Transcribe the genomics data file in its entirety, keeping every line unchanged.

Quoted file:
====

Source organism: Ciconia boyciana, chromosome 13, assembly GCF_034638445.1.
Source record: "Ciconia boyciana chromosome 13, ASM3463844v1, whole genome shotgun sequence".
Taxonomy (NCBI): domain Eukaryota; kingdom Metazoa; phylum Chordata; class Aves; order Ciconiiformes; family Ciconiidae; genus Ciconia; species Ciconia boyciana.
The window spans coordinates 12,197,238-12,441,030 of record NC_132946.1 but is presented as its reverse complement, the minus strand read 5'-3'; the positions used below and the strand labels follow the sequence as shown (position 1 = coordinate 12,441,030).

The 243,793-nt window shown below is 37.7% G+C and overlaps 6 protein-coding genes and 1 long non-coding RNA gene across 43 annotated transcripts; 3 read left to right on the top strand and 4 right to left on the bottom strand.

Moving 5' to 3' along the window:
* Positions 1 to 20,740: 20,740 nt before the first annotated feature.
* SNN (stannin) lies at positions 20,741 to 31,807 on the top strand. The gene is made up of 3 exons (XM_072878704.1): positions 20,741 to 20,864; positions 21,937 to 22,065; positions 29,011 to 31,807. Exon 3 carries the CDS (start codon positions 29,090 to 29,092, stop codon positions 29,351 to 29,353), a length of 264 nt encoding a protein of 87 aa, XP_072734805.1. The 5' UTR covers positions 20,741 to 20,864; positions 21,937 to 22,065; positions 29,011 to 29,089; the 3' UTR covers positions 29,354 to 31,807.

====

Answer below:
Source organism: Ciconia boyciana, chromosome 13, assembly GCF_034638445.1.
Source record: "Ciconia boyciana chromosome 13, ASM3463844v1, whole genome shotgun sequence".
Taxonomy (NCBI): domain Eukaryota; kingdom Metazoa; phylum Chordata; class Aves; order Ciconiiformes; family Ciconiidae; genus Ciconia; species Ciconia boyciana.
The window spans coordinates 12,197,238-12,441,030 of record NC_132946.1 but is presented as its reverse complement, the minus strand read 5'-3'; the positions used below and the strand labels follow the sequence as shown (position 1 = coordinate 12,441,030).

The 243,793-nt window shown below is 37.7% G+C and overlaps 6 protein-coding genes and 1 long non-coding RNA gene across 43 annotated transcripts; 3 read left to right on the top strand and 4 right to left on the bottom strand.

Moving 5' to 3' along the window:
* Positions 1 to 20,740: 20,740 nt before the first annotated feature.
* SNN (stannin) lies at positions 20,741 to 31,807 on the top strand. The gene is made up of 3 exons (XM_072878704.1): positions 20,741 to 20,864; positions 21,937 to 22,065; positions 29,011 to 31,807. Exon 3 carries the CDS (start codon positions 29,090 to 29,092, stop codon positions 29,351 to 29,353), a length of 264 nt encoding a protein of 87 aa, XP_072734805.1. The 5' UTR covers positions 20,741 to 20,864; positions 21,937 to 22,065; positions 29,011 to 29,089; the 3' UTR covers positions 29,354 to 31,807.